On the other hand, I am seriously considering an Apple Ti-Book. I do graphics and am favorably impressed with the company. In the USA, a consumer website considers Apple as a good computer company; most of the others, including Dell, have bad ratings for service.

You may also check that Register.co.uk story about how Microsoft may barge onto your system unwelcome and unannounced and install updates to your OS. I oppose this.

You can always get Virtual PC from Connectix if you have to do 'Windoze'.

Sysman
19th July 2002, 06:25
If you do, seriously consider going with OS 9 rather than OS X.

I bought an iBook because I wanted to avoid MS' intrusive policies, but I am less than impressed with the reliability of OS X. Put it this way - I don't trust my data to be safe until I have pushed it onto a different (non-Mac) system.

erixun
16th May 2006, 00:09
In reply to a few posts dissing Dell's bad customer service I must add a few personal cents.
I have been using Dells for the last 3 years and have had nothing but good experiences. I don't know if its because I only buy Latitudes or if its because I buy the on-site warranty, but they are right on the money whenever there is a problem. I treat my machines pretty rough being on the road a lot so they go thru a lot of bumps and weather extremes.
Once in Hawaii the harddrive crashed. After calling Dell, the next day there was a technician at my hotel room with a new drive who promptly replaced it and reloaded the operating system for me. I had access to all my install CD's and he went ahead and set up all my other software as well for no additional charge.
Another time in Stockholm, Sweden a few pixels right in the middle of the screen burned out. A call to Dell(USA) had a guy at the hotel the next day with a new screen which he installed in about 20 minutes.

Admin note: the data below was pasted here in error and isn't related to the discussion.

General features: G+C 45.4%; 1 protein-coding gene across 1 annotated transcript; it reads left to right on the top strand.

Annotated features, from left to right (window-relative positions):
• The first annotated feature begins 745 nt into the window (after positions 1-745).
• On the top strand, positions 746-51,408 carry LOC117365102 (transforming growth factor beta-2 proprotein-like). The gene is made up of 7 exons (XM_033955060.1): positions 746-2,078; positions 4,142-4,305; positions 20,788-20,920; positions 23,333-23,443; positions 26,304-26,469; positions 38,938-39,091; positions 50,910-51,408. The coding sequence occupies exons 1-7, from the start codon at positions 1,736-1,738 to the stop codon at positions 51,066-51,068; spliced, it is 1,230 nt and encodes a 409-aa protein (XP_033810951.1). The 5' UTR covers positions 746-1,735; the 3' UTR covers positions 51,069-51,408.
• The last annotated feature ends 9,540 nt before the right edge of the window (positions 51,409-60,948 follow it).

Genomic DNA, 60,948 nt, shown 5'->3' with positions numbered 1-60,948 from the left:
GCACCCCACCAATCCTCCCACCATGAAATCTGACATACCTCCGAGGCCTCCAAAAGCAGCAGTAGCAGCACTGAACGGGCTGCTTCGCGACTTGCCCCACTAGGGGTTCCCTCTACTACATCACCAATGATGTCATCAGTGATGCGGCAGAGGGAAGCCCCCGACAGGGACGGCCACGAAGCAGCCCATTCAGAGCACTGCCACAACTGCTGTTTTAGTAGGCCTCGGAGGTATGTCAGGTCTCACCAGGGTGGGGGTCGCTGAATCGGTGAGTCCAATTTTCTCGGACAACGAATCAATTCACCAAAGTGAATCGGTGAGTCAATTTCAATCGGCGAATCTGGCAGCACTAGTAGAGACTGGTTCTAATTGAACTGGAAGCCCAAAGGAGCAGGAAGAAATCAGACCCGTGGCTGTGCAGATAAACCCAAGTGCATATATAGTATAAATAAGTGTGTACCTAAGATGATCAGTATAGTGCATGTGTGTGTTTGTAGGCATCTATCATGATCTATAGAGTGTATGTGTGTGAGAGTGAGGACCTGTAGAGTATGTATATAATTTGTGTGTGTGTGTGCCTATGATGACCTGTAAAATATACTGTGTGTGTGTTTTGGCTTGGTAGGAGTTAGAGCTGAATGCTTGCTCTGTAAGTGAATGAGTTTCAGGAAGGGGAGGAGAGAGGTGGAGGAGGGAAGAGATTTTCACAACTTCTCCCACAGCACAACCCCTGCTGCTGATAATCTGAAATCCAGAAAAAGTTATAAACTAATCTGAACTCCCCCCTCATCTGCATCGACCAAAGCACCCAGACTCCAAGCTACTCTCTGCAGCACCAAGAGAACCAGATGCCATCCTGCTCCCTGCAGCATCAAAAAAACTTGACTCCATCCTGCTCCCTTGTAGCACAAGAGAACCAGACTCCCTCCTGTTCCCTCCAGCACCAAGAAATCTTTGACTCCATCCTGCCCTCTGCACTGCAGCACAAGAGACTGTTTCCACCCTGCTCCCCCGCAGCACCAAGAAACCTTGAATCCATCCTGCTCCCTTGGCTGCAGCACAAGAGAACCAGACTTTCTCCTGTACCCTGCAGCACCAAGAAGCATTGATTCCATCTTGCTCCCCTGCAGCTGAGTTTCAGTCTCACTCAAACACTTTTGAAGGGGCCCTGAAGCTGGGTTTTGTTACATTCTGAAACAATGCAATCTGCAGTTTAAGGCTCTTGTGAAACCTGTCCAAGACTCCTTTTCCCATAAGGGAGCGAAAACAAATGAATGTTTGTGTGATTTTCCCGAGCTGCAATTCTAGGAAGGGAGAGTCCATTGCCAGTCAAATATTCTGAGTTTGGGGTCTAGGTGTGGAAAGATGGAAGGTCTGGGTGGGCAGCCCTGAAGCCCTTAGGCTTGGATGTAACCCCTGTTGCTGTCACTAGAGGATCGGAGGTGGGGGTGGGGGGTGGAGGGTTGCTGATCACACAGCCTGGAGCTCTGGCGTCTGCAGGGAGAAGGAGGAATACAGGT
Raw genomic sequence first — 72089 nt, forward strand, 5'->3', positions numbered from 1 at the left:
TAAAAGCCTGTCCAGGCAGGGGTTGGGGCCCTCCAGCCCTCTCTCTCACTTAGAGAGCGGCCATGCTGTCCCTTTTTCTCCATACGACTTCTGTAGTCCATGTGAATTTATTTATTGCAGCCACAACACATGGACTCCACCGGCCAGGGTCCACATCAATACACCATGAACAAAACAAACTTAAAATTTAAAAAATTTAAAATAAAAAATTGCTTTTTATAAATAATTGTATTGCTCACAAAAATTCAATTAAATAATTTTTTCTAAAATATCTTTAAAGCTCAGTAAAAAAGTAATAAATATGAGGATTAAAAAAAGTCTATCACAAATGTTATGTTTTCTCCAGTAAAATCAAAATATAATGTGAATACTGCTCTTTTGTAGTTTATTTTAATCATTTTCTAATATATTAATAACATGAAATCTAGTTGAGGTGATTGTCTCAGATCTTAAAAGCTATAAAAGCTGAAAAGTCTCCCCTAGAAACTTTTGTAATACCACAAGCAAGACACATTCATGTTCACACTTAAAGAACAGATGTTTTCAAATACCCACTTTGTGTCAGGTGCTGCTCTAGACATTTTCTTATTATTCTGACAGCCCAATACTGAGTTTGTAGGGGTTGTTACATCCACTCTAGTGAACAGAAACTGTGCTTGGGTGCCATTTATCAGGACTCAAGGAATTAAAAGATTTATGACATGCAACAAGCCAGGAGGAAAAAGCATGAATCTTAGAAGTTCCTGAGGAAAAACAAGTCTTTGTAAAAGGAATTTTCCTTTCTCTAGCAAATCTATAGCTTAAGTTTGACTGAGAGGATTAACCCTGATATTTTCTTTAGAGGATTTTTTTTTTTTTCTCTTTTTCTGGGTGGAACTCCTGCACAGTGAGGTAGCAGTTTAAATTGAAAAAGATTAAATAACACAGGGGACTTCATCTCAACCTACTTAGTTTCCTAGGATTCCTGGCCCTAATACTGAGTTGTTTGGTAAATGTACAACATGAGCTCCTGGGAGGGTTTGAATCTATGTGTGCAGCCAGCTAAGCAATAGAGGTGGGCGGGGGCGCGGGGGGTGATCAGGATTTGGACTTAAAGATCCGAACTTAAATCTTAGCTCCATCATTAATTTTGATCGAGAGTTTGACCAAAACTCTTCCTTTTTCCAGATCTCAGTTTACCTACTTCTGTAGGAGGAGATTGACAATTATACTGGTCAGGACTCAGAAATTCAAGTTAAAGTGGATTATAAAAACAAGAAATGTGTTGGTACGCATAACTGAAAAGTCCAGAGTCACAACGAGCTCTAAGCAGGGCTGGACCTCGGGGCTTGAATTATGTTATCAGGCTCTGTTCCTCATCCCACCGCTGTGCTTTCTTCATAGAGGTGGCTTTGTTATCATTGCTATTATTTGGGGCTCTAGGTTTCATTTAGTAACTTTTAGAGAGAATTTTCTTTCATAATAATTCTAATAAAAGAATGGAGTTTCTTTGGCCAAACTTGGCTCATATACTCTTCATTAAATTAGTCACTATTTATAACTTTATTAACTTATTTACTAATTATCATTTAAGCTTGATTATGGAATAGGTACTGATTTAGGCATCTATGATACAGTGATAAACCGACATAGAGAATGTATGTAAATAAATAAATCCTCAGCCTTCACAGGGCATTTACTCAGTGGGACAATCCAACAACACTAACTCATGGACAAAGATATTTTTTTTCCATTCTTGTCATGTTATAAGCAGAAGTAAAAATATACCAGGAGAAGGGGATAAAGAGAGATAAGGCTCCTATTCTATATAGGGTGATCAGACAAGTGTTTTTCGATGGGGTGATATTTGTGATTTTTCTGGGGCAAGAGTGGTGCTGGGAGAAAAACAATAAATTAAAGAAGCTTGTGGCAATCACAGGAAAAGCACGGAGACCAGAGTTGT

So all in all I am very impressed with Dell and cannot find any other notebook manufacturer with that level of global on-site warranty for such a low price. Its just my experience and opinion but its Dell for me for now until someone else tops them.

Clavdivs
16th May 2006, 08:25
..so know we know what Dell sales guys are reading at 1 o'clock in the morning.

DaveB
16th May 2006, 08:39
Looks like someone is trawling the web for negative comments about dell and then rebutting them. Prolly a standard post as well.

Fron the language they are definately not UK based either. Definate colonial odour there.

TheMonkey
16th May 2006, 09:01
I have a Toshiba Satellite M50 - P4M 1.73GHz / 14" widescreen / Radeon / DVDRAM / 60Gb disk. Bought it from John Lewis the day it came out for £899.

Keyboard and touchpad are shite though - one crumb and they pack up.

HankWangford
16th May 2006, 09:57
I have a Toshiba Satellite M50 - P4M 1.73GHz / 14" widescreen / Radeon / DVDRAM / 60Gb disk. Bought it from John Lewis the day it came out for £899.

Keyboard and touchpad are shite though - one crumb and they pack up.

I've got a dell xps m170, cost £2300, 2.3Ghz, 2gb, 17 inch widescreen lightening fast for .net 2.0 sql server 2005 plus it has flashing neon lights. That was the deal clincher.

interested
16th May 2006, 10:40
I used to have a Toshiba, which was great until I spilt a load of red wine on it, I now have a Dell Latitude which is kind of OK.

Am seriously thinking of the 17" Macbook Pro for home use.

TheMonkey
16th May 2006, 11:11
I used to have a Toshiba, which was great until I spilt a load of red wine on it, I now have a Dell Latitude which is kind of OK.

Am seriously thinking of the 17" Macbook Pro for home use.